Katrina fund tops $6 million and now includes Rita relief
Individuals, groups and companies have donated more than $6 million to a fund drive for Houston-area Hurricane Katrina relief, Mayor Bill White said Wednesday.
The figures came with a City Hall announcement that the drive, launched in September, has been expanded to include relief for Hurricane Rita.
White also announced that the effort — now called the Houston Katrina/Rita Fund — had named a new president and formed a partnership with a similar drive by former Presidents Bush and Clinton.
"Houston has earned new respect around the world because of its efforts in taking care of hurricane victims," White said. "We acted as neighbors to take care of neighbors in a time of tragedy."
Albert Myres, a Shell Oil Co. executive, will head the fund.
"This is a serious and great undertaking that the city is embarking on right now," said Myres, who formerly headed the Shell Oil Foundation.
Most of the $6.3 million in the fund has come from corporations, officials said, but about 400 separate donors have contributed amounts ranging from $25 to $1.5 million.
About $375,000 has been spent so far to help people get groceries.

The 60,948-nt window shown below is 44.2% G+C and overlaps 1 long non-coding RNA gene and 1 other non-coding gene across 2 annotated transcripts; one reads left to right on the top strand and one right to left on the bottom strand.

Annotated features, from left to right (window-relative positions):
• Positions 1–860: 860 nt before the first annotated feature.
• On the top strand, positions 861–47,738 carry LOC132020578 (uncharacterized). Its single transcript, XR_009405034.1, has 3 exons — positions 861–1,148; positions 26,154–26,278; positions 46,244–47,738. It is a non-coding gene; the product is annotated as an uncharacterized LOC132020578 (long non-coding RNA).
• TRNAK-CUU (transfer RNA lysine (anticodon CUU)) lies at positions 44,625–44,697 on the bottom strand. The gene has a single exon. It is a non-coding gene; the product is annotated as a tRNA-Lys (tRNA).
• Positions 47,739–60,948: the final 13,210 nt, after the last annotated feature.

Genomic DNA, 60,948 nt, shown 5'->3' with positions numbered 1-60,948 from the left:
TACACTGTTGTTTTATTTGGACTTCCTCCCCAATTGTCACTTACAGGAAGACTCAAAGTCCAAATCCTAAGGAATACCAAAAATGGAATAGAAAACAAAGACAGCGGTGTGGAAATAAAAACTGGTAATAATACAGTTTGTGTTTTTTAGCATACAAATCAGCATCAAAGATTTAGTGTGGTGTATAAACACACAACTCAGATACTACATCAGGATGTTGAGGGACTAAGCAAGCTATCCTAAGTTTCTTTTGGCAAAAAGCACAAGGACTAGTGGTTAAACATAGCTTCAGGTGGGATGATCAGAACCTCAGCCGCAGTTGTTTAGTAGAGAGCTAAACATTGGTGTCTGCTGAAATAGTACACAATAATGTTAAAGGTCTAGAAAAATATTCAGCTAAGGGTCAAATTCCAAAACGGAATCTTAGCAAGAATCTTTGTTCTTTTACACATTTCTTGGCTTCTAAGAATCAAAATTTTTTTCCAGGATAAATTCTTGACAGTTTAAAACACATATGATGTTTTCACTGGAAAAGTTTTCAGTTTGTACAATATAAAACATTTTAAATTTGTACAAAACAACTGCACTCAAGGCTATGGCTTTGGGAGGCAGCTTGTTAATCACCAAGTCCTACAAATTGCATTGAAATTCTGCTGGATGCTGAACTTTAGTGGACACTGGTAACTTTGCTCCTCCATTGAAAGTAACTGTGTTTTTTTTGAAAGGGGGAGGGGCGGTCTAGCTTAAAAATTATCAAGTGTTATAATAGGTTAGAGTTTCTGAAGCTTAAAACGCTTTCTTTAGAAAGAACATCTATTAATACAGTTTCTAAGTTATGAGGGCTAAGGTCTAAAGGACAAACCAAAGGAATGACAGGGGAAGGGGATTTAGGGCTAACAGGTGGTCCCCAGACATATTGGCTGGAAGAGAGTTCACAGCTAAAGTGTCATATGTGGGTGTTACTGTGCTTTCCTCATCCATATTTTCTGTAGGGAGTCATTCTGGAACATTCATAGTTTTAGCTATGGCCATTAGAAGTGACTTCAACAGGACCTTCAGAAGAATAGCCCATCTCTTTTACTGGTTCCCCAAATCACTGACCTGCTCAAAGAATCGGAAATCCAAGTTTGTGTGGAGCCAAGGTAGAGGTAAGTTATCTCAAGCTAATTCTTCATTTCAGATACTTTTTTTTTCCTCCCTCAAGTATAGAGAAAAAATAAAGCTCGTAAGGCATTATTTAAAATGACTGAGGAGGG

Houston firm wins Superdome-repair contract
BATON ROUGE, La. — A Houston company won a contract to design repairs to the storm-battered Louisiana Superdome after it pledged to use a Louisiana architect.
Leo Day of Houston was chosen by the state Architect Selection Board Wednesday to perform the $9.4 million project for the Superdome. The firm will work with Blitch-Knevel and Post of New Orleans.
The firm of Eskew Dumez Ripple of New Orleans will be paid about $880,000 to draw plans to restore the New Orleans Arena, which is located next to the Superdome.
The contracts were awarded at a time when the city of San Antonio is trying to convince the New Orleans Saints of the NFL to move to that city. The Saints are playing their home games in San Antonio and Baton Rouge.
The arena's main tenant, the New Orleans Hornets of the NBA, have shifted most home games to Oklahoma City for the upcoming season.
"It's very critical to the economy of the state and the economy of the city that we get the building back up and running, not just for the football team," said Doug Thornton, regional vice president for SMG, which manages the Superdome.
Officials have said it will cost at least $125 million to fix the Superdome. Repairs could take up to two years.